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#293952 - 10/27/19 12:30 AM EPA certified survival straw
CJK Offline

Registered: 08/14/05
Posts: 567
Loc: FL, USA
IIRC.....A number of years ago I remember there was a 'survival straw' that had claimed (EPA level) that it could "purify" water just drinking through it. I also IIRC remember that something like it (maybe the same one) that was quashed because of deceptive / erroneous claims of EPA level purification. My question....

Does anyone know of/have experience with...Are there any 'survival straw' style PURIFIERS? Filters?

Thanks. My searches aren't getting me anywhere.

#293955 - 10/27/19 02:32 AM Re: EPA certified survival straw [Re: CJK]
hikermor Offline
Geezer in Chief

Registered: 08/26/06
Posts: 7151
Loc: southern Cal

Are you thinking of this?: https://www.rei.com/product/860034/lifestraw-water-filter

It is small and reasonably compact. I have one but I have as yet not had to use it.
Geezer in Chief

#293963 - 10/29/19 06:38 AM Re: EPA certified survival straw [Re: CJK]
Burncycle Offline

Registered: 09/16/04
Posts: 539
Short answer, no.

The long answer is that most backpacking filters / straw type filters (that are vetted) are capable of filtering out larger biological threats, including oocysts like Cryptosporidium and common bacteria, but not viruses, which are typically too small for the filters to reliably stop.

As a result, common backpacking filters are an incomplete solution on their own if viruses are a potential threat. You will either have to treat chemically, use a UV purifier, or boil in addition to filtering to be positive. Incidentally, boiling and some (though not all) chemical treatments ARE stand alone solutions for the full spectrum of biological threats you're likely to encounter, but are generally less convenient on their own and of course won't help with other types of contaminants. Boiling requires you to be stationary, and of course requires fuel. Chemical treatments can be used while on the move, but iodine and chlorine based tablets are ineffective against oocysts due to their protective shell, and although chlorine dioxide based tablets will work, it can take an excessive amount of time (from 30 minutes to 4 hours depending on water conditions) in contrast to the ~15 minutes it takes to kill bacteria and viruses.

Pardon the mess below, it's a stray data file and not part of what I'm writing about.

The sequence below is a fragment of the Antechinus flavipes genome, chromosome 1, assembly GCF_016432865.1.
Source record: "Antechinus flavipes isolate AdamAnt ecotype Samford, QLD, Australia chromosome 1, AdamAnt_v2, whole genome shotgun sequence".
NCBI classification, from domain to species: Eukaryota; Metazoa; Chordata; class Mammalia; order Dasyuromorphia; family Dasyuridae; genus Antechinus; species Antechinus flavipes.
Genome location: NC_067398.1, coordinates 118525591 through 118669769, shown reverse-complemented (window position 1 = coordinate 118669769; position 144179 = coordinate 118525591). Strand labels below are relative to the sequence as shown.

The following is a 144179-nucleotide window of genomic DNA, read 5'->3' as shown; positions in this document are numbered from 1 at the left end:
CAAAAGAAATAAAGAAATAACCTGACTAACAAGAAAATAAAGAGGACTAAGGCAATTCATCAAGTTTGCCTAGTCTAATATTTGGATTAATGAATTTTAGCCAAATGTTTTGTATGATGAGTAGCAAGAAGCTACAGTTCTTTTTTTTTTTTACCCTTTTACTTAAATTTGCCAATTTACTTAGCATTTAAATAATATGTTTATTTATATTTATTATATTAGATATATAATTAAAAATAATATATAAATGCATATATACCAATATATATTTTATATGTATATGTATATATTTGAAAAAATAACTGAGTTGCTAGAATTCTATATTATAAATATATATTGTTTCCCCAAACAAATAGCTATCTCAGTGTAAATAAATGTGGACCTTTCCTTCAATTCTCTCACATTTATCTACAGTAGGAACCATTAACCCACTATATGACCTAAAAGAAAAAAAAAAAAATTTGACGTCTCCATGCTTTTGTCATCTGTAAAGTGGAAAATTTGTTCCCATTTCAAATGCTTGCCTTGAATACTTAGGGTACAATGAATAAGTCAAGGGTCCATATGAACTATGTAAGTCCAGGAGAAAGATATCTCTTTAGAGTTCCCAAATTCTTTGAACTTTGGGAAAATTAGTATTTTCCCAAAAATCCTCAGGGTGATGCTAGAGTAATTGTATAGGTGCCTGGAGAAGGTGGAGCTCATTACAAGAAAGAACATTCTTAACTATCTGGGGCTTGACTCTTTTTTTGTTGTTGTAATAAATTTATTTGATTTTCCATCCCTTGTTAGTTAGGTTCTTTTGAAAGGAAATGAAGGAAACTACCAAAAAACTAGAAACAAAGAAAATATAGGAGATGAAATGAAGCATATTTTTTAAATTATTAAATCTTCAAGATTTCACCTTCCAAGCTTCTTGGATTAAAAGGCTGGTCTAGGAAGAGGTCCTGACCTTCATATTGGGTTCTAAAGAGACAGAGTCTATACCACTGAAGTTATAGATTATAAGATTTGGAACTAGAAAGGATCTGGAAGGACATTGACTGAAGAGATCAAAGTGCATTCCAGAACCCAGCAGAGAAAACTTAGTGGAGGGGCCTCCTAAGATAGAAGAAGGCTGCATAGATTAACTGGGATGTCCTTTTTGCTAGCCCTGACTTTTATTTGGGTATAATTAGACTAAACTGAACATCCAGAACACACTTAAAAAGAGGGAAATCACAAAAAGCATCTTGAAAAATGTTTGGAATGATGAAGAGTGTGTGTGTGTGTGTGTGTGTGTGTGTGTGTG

As a result, I find it's most convenient to filter first, then chemically treat with chlorine dioxide based tablets (or boil if I'm stationary).

Now and then a no name straw from China will pop up and claim to stop viruses, but then again these are the types of companies that claim their flashlights have a billion lumens. Perhaps there's a little iodine impregnated element inside someplace -- but considering the dwell time (basically zero) I wouldn't bet my health on it. Further, flow rates can be challenging even with larger diameter filters (Sawyer Mini, Lifestraw).

To be fair, viruses aren't always a major concern in the back country and hundreds of thousands of trekkers every year only filter and do just fine. The problem is, you simply can't tell just by looking at the water, and although rare, I don't like to take chances on something that's so easy to address -- so when there are humans (such as urban areas, and recreational areas where lots of hikers and travelers frequent), I always assume there is some degree of viral load in the water and treat accordingly just to be safe. One potential issue with a lot of hikers who only filter is that many may not carefully research the capabilities and limitations of their system and understand that there are potentially additional threats that are not biological in nature (such as contaminants), and some situations, in which filters will not help... but they'll often just buy a filter at the store and assume they're good to go anytime they need to make water safe.